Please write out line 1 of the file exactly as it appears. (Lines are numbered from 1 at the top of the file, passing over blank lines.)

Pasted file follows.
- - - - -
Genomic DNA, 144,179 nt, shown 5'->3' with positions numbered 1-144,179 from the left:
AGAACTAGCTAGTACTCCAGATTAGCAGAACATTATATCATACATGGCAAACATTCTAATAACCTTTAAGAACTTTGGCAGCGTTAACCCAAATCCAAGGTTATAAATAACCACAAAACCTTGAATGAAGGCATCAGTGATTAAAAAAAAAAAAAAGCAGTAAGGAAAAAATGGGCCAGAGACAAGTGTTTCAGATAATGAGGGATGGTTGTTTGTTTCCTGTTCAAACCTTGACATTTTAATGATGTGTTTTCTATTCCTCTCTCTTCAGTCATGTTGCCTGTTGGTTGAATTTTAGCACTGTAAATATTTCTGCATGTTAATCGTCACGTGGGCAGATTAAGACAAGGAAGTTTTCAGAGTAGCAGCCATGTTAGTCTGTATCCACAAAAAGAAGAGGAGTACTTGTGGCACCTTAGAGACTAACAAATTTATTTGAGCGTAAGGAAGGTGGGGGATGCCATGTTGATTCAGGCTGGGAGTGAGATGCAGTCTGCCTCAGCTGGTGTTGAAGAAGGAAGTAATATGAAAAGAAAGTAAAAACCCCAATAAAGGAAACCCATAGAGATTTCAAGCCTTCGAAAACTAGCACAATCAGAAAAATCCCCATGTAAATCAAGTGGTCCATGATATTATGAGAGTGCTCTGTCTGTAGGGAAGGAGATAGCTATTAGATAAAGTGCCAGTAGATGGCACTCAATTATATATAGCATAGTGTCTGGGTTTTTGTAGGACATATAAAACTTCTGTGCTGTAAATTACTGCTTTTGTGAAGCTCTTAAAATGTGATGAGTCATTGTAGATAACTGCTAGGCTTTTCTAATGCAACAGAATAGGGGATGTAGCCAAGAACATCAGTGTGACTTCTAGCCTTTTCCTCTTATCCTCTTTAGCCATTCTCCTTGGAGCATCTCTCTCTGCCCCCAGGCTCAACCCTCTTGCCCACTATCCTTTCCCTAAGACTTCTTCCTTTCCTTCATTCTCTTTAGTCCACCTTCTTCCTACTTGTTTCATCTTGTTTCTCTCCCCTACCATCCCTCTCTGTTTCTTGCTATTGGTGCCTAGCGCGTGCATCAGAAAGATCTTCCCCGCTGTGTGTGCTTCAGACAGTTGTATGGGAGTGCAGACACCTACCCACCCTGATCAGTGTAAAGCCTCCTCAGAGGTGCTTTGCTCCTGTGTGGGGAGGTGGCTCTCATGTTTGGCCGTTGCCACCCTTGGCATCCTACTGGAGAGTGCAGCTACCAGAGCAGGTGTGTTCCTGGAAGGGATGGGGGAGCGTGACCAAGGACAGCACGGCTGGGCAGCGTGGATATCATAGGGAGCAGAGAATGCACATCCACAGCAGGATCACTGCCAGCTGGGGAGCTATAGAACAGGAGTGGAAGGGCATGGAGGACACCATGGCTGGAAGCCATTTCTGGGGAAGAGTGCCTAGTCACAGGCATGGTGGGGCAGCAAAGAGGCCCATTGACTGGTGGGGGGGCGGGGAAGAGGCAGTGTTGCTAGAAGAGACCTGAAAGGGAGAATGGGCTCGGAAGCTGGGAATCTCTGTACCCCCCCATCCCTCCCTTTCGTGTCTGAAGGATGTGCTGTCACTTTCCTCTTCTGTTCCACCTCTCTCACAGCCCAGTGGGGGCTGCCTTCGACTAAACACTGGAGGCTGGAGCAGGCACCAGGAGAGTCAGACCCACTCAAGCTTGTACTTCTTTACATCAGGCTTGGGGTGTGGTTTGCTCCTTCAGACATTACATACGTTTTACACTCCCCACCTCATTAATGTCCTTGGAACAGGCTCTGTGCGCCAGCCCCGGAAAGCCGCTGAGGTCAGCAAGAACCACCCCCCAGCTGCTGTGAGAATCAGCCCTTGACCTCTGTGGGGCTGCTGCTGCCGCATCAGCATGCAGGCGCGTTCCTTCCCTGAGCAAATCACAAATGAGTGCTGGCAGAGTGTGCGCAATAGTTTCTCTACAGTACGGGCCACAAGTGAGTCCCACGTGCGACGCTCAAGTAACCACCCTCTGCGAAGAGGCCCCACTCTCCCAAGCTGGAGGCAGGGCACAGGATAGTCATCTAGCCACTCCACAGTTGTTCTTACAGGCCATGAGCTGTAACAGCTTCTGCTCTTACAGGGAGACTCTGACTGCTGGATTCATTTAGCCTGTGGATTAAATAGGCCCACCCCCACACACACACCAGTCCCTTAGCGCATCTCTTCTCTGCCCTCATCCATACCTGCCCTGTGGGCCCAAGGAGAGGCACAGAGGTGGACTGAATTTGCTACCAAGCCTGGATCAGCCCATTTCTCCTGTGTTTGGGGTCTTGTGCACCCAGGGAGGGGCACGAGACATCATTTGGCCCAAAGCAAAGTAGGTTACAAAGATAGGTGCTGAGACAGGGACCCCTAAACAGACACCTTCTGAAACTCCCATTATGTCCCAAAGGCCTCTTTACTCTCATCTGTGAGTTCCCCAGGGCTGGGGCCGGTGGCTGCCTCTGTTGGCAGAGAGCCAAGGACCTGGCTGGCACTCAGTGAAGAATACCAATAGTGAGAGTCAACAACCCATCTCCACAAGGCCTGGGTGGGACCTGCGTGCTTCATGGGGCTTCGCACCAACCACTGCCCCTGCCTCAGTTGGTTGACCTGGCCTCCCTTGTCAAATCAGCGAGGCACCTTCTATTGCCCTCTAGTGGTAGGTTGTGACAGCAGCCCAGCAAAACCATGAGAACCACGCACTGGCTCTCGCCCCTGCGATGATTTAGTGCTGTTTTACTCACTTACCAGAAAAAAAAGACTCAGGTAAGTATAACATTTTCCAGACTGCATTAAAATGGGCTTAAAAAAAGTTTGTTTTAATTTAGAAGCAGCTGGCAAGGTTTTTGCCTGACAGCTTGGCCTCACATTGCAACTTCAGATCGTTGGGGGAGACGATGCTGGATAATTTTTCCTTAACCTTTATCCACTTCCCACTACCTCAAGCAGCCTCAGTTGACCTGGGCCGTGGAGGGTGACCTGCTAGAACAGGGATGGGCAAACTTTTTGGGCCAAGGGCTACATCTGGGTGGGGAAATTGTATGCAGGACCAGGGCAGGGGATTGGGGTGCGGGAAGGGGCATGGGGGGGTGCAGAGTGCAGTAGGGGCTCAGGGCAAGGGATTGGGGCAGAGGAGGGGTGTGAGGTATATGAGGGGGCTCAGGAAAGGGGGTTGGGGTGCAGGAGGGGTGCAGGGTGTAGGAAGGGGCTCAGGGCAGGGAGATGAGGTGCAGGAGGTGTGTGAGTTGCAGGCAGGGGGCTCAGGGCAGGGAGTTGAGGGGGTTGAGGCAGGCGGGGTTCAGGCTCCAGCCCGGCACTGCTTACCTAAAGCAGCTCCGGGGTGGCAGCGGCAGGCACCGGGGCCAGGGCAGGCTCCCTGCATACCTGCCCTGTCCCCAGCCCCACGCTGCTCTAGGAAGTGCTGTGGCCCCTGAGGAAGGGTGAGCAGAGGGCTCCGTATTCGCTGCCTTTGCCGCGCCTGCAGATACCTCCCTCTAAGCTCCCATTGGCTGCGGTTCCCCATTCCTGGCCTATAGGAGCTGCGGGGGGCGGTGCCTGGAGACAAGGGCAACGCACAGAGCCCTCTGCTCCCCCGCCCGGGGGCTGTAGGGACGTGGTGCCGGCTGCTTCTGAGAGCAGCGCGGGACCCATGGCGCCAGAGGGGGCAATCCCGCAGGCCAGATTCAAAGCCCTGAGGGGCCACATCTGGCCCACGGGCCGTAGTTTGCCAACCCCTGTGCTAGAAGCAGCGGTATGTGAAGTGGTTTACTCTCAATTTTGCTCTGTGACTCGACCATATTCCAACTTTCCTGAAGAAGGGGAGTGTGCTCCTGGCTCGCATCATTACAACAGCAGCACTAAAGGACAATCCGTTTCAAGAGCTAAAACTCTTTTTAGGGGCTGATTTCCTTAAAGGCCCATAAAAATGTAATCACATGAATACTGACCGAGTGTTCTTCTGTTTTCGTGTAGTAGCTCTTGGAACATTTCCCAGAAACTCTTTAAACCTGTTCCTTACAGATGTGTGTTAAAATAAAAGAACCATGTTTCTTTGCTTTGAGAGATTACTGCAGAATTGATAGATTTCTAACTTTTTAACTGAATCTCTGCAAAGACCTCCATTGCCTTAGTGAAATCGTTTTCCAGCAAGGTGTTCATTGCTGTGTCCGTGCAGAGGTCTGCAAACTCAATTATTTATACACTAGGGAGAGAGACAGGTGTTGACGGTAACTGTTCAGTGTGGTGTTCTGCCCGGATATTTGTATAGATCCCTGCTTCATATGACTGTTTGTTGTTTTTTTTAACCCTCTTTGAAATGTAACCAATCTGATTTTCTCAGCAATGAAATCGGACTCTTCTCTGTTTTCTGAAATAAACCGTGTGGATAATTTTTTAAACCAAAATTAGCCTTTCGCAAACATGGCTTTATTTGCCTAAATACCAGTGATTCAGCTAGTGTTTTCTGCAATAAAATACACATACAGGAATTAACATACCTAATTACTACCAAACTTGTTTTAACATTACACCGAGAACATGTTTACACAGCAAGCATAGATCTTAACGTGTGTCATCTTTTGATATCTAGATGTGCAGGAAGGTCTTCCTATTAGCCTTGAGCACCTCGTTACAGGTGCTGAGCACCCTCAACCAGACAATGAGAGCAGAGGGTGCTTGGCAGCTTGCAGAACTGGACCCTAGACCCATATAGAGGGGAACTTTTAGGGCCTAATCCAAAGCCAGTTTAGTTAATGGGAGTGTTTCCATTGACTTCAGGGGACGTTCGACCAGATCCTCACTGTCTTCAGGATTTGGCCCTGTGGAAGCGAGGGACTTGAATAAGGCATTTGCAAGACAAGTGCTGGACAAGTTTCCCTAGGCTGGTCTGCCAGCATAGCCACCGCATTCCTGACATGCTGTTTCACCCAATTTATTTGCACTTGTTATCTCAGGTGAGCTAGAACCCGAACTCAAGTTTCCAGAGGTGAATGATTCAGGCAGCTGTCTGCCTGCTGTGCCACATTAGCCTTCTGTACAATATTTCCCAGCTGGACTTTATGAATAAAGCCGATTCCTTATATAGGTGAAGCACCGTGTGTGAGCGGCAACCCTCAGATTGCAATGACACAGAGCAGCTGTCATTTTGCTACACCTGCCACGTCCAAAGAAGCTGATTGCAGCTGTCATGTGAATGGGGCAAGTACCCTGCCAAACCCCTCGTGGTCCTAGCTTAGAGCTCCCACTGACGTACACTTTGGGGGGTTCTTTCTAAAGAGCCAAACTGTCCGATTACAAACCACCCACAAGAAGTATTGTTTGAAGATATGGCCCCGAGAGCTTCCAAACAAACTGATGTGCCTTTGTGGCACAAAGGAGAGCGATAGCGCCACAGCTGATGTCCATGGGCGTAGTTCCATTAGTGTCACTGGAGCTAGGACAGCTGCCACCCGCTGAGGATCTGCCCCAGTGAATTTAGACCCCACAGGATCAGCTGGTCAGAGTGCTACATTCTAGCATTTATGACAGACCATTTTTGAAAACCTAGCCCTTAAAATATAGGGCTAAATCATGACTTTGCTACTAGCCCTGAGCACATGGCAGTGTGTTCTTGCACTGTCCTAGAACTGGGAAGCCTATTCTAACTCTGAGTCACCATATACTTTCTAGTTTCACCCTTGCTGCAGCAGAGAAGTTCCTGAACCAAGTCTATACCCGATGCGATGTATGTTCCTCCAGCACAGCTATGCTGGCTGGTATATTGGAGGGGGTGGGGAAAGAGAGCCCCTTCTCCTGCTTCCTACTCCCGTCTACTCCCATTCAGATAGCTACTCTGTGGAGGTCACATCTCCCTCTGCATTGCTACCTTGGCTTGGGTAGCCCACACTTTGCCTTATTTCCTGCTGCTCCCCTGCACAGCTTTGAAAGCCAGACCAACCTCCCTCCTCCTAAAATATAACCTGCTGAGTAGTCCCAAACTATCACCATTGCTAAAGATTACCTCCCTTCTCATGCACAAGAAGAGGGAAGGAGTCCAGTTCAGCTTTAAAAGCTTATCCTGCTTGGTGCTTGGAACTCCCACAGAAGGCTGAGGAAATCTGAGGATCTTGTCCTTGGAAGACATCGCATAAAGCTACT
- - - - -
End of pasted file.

Genomic DNA, 144,179 nt, shown 5'->3' with positions numbered 1-144,179 from the left: